"What kind of society do we want for our children?"
That is the simple, yet profound, question asked by Connecticut State Senator Gayle Slossberg (D-Milford) during debate on the pending legislation that would abolish the death penalty in Connecticut. Her speech, in its entirety, is below the fold. The State Senate answered with their votes: by a margin of 20-16, Connecticut's Senate voted to join the ranks of every enlightened democracy on Planet Earth by abolishing the death penalty.
The bill is not perfect, and represents a painful compromise: it is only prospective, so that the 11 human beings currently on Connecticut's Death Row awaiting execution by the State will still face the barbaric, arbitrary, and irreversible "ultimate penalty." But, it is a start; and it appears to ensure that Connecticut will be the next state to join a rising tide of abolition that is spreading across our nation.
California will have an initiative on the fall ballot to repeal its death penalty. Oregon's governor last year declared a moratorium on executions there. Abolition efforts in Maryland and Montana gained steam this year. The number of defendants sentenced to death, and the number of humans executed by the state, have steadily declined nationwide in recent years. And recent nationwide polling shows a clear majority (61%) would choose a punishment other than the death penalty for murder.
Connecticut's vote--and the swelling tide of voices nationwide calling for repeal--demonstrate that we want a humane, just, life-respecting society for our children. The momentum, already on our side, just picked up a little more steam today.
On to Sen. Slossberg's remarkable speech--worth reading in its entirety:
"A few years ago, I was waiting for the train to New York and I sat down on a bench next to an elderly man. We started to chat. Elections were coming up, so our conversation naturally turned to politics and the state of our country. We ran through the usual topics and then he turned to me and said something I have thought about over and over again ever since: He said that between the tough economy, the rise of hate crimes, the vilification of this group or that by otherwise good, moral people and the seemingly chronic need to blame someone for society’s problems, he said he was afraid – not for himself, but for our children. It is only a short step from here to there, he said – to think of some people as less than human. And once we think of people as less than human, it becomes okay to kill them and then what kind of society do we have?
For me, that is really the question of today’s debate: What kind of society do we have and what kind of society do we want for our children?
Like many of the people in this circle, I have agonized over the issue of the death penalty. I have thought about it, debated it, researched it, talked to friends, family and strangers about it. I have listened to the debate here today. I appreciate and respect all of the different points of view that have been expressed. I have spent a lot of time soul searching and lying awake at night thinking about all the facets of this issue. Like Sen. Prague, it plagues me to think we could put an innocent person to death? Does a moral society execute people? As I have confronted this issue, and advanced my understanding and thinking, I have come to the conclusion that both the realities of the death penalty as it is applied and the moral issues it raises dictate that it be abolished.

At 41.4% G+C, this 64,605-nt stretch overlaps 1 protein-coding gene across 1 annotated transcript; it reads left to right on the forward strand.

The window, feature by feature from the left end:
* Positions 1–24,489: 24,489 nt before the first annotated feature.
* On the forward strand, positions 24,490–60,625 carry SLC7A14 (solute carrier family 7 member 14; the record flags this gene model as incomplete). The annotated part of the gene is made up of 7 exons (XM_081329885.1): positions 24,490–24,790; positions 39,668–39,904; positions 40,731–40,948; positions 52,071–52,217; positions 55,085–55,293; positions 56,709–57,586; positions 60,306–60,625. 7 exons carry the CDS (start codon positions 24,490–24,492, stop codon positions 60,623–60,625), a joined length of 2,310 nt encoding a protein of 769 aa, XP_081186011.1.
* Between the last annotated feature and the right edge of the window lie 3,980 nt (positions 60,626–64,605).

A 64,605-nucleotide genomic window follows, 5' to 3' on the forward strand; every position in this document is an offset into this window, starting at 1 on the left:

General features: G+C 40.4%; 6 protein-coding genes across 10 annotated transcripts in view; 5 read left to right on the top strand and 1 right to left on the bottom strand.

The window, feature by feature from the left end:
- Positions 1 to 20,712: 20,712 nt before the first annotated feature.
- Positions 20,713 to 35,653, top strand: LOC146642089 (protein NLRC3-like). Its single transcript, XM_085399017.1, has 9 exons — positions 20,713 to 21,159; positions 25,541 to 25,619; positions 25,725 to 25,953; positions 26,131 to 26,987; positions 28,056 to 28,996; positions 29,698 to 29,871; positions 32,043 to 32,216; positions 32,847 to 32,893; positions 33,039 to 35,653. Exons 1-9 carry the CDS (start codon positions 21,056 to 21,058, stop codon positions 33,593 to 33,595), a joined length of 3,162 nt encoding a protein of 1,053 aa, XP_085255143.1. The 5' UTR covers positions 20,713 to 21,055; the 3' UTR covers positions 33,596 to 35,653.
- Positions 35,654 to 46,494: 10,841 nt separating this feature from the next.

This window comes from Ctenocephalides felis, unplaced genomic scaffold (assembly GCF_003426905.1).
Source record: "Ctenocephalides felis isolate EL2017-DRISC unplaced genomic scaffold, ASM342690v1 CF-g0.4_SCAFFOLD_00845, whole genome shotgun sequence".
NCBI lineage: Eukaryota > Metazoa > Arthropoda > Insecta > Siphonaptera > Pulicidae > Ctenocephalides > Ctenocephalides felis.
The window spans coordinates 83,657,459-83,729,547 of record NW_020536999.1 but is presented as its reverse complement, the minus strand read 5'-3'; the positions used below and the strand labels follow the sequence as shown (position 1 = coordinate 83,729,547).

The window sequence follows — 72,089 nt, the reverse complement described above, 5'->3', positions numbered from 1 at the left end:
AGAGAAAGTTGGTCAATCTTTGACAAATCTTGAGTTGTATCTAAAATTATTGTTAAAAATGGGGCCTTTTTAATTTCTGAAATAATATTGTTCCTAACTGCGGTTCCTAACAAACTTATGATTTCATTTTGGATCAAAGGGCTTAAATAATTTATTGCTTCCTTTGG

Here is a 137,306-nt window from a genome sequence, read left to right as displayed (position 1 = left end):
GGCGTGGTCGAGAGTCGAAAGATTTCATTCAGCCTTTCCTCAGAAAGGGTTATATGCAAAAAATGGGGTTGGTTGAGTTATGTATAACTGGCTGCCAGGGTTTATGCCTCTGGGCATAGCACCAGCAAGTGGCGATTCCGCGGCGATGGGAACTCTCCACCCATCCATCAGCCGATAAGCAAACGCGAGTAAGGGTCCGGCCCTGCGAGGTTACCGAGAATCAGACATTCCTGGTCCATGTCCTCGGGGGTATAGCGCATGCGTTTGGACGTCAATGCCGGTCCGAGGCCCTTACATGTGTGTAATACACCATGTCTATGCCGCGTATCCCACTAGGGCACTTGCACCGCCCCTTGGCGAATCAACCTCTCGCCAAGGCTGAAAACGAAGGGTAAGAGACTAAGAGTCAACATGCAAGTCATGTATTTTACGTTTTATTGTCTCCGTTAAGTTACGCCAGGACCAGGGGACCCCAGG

Benjamin Franklin said “… it is better 100 guilty Persons should escape than that one innocent Person should suffer.” The good news is that by eliminating the death penalty, we are not letting any guilty person go free, but we are making sure that we do not execute someone who is innocent. We know the criminal justice system makes mistakes. We need only look to James Tillman right here in Connecticut to remember that innocent people are wrongly convicted. We know that hundreds of people have been released from death row with evidence of their innocence. While we would like to believe that the criminal justice system is fair, that all the appeals will prevent an error, we know that is not the truth. In Florida, where there is a death penalty, Former Florida Chief Justice Gerald Kogan stated after 45 years of working in the system, “There is no question in my mind…that convinces me that we certainly have…executed those not guilty of the crime for which they have been executed.” Is that the society we want? Where we execute innocent people? And if our society executes an innocent person, there is no possibility of fixing that error. We can’t go back. Haven’t we then become the evil we are trying to eliminate?
The death penalty is not a deterrent. With all the studies that have been done, I am not convinced that criminals consider the death penalty when they are committing crimes. In fact, states without a death penalty statute have significantly lower murder rates than their counterparts with the death penalty. If you look at regions, the disparity becomes quite pronounced. The South implements 80% of all executions in the country and has the highest murder rate, whereas, the Northeast implements less than 1% of all the executions and has the lowest murder rate in the nation.